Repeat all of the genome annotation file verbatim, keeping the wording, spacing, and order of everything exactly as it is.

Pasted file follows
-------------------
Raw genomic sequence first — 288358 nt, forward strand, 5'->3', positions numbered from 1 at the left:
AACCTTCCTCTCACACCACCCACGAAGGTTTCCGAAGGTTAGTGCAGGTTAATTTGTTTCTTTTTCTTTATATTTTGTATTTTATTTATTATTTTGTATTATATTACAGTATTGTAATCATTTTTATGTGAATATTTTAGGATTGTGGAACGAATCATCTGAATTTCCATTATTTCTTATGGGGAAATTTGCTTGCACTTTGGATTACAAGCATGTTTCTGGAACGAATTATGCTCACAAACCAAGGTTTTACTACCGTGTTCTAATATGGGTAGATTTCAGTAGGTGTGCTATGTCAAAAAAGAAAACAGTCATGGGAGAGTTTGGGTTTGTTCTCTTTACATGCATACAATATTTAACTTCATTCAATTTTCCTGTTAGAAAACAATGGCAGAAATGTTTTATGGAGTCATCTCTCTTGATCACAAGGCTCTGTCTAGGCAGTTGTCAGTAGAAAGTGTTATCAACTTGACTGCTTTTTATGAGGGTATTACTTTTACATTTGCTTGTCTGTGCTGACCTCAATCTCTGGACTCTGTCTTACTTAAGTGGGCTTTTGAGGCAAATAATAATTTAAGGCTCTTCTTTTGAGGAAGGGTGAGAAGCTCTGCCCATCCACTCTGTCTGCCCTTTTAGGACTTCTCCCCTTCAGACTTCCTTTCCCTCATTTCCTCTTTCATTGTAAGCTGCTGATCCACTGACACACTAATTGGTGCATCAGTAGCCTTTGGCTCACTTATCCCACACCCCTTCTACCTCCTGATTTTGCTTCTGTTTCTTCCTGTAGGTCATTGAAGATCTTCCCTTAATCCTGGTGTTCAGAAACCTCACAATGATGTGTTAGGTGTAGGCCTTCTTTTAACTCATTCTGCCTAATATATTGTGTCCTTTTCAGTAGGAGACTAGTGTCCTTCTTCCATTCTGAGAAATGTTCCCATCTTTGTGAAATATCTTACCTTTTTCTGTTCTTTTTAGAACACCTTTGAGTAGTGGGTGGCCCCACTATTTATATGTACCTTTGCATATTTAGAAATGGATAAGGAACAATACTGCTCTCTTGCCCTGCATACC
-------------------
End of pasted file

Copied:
Raw genomic sequence first — 288358 nt, forward strand, 5'->3', positions numbered from 1 at the left:
AACCTTCCTCTCACACCACCCACGAAGGTTTCCGAAGGTTAGTGCAGGTTAATTTGTTTCTTTTTCTTTATATTTTGTATTTTATTTATTATTTTGTATTATATTACAGTATTGTAATCATTTTTATGTGAATATTTTAGGATTGTGGAACGAATCATCTGAATTTCCATTATTTCTTATGGGGAAATTTGCTTGCACTTTGGATTACAAGCATGTTTCTGGAACGAATTATGCTCACAAACCAAGGTTTTACTACCGTGTTCTAATATGGGTAGATTTCAGTAGGTGTGCTATGTCAAAAAAGAAAACAGTCATGGGAGAGTTTGGGTTTGTTCTCTTTACATGCATACAATATTTAACTTCATTCAATTTTCCTGTTAGAAAACAATGGCAGAAATGTTTTATGGAGTCATCTCTCTTGATCACAAGGCTCTGTCTAGGCAGTTGTCAGTAGAAAGTGTTATCAACTTGACTGCTTTTTATGAGGGTATTACTTTTACATTTGCTTGTCTGTGCTGACCTCAATCTCTGGACTCTGTCTTACTTAAGTGGGCTTTTGAGGCAAATAATAATTTAAGGCTCTTCTTTTGAGGAAGGGTGAGAAGCTCTGCCCATCCACTCTGTCTGCCCTTTTAGGACTTCTCCCCTTCAGACTTCCTTTCCCTCATTTCCTCTTTCATTGTAAGCTGCTGATCCACTGACACACTAATTGGTGCATCAGTAGCCTTTGGCTCACTTATCCCACACCCCTTCTACCTCCTGATTTTGCTTCTGTTTCTTCCTGTAGGTCATTGAAGATCTTCCCTTAATCCTGGTGTTCAGAAACCTCACAATGATGTGTTAGGTGTAGGCCTTCTTTTAACTCATTCTGCCTAATATATTGTGTCCTTTTCAGTAGGAGACTAGTGTCCTTCTTCCATTCTGAGAAATGTTCCCATCTTTGTGAAATATCTTACCTTTTTCTGTTCTTTTTAGAACACCTTTGAGTAGTGGGTGGCCCCACTATTTATATGTACCTTTGCATATTTAGAAATGGATAAGGAACAATACTGCTCTCTTGCCCTGCATACC